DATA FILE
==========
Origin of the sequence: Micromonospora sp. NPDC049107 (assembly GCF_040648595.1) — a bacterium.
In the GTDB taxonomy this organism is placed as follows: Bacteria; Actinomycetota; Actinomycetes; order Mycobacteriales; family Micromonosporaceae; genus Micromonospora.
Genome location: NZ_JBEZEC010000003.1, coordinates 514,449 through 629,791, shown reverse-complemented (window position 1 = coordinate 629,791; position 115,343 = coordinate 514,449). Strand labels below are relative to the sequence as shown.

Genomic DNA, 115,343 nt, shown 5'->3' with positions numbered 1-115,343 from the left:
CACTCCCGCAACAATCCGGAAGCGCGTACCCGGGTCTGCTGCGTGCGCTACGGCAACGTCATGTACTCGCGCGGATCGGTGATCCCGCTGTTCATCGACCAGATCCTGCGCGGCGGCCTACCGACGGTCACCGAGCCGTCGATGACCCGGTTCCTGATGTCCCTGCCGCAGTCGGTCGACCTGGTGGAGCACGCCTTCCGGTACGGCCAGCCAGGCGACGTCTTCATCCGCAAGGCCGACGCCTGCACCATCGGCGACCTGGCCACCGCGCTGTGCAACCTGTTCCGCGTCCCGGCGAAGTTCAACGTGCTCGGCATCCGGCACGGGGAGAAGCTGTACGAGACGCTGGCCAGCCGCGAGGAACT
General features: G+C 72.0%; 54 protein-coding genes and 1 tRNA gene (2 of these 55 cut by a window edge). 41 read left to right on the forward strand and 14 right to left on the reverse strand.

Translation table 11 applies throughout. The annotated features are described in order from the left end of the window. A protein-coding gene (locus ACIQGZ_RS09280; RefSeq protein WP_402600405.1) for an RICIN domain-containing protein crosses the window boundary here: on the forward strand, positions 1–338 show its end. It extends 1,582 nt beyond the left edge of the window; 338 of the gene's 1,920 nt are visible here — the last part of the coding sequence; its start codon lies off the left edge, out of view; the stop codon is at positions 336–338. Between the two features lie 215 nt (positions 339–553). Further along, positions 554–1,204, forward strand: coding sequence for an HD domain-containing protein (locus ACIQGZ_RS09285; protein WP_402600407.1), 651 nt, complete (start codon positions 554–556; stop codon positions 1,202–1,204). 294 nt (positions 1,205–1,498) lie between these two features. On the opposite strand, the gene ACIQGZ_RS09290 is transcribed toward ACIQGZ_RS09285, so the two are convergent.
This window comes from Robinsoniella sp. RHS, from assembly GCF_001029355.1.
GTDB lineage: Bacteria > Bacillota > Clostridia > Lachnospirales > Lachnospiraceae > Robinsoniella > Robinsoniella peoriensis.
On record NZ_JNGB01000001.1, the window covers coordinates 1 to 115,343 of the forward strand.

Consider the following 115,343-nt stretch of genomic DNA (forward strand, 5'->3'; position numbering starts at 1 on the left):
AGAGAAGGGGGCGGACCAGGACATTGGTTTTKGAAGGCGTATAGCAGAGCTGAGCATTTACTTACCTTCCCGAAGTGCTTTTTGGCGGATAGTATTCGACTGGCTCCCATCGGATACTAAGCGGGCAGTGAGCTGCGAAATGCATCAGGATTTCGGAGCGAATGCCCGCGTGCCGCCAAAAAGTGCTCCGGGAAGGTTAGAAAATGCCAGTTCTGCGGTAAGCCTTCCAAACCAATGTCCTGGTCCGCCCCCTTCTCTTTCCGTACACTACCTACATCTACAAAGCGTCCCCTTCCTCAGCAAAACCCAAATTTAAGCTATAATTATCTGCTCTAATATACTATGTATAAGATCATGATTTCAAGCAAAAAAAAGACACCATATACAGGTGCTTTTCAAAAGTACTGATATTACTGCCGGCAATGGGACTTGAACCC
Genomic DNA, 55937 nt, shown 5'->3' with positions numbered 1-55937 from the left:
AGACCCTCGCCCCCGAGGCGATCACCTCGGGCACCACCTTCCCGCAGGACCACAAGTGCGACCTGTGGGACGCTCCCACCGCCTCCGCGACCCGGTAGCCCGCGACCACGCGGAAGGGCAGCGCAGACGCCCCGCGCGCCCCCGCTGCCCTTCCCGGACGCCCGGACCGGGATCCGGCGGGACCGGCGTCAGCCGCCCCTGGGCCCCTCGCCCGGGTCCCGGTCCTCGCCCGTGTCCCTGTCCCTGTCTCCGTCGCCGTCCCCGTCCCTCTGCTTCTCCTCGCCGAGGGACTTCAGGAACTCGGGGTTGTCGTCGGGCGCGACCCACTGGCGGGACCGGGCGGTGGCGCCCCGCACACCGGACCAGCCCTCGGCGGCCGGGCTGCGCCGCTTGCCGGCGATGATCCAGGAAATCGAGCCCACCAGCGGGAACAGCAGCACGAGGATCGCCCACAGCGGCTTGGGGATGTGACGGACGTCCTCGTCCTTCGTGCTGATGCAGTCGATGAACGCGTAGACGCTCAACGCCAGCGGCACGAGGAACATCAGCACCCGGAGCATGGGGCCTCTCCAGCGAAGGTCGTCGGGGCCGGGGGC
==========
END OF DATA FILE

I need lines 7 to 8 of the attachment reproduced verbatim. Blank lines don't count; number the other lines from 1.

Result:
Translation table 11 applies throughout. The annotated features are described in order from the left end of the window. A protein-coding gene (locus ACIQGZ_RS09280; RefSeq protein WP_402600405.1) for an RICIN domain-containing protein crosses the window boundary here: on the forward strand, positions 1–338 show its end. It extends 1,582 nt beyond the left edge of the window; 338 of the gene's 1,920 nt are visible here — the last part of the coding sequence; its start codon lies off the left edge, out of view; the stop codon is at positions 336–338. Between the two features lie 215 nt (positions 339–553). Further along, positions 554–1,204, forward strand: coding sequence for an HD domain-containing protein (locus ACIQGZ_RS09285; protein WP_402600407.1), 651 nt, complete (start codon positions 554–556; stop codon positions 1,202–1,204). 294 nt (positions 1,205–1,498) lie between these two features. On the opposite strand, the gene ACIQGZ_RS09290 is transcribed toward ACIQGZ_RS09285, so the two are convergent.
This window comes from Robinsoniella sp. RHS, from assembly GCF_001029355.1.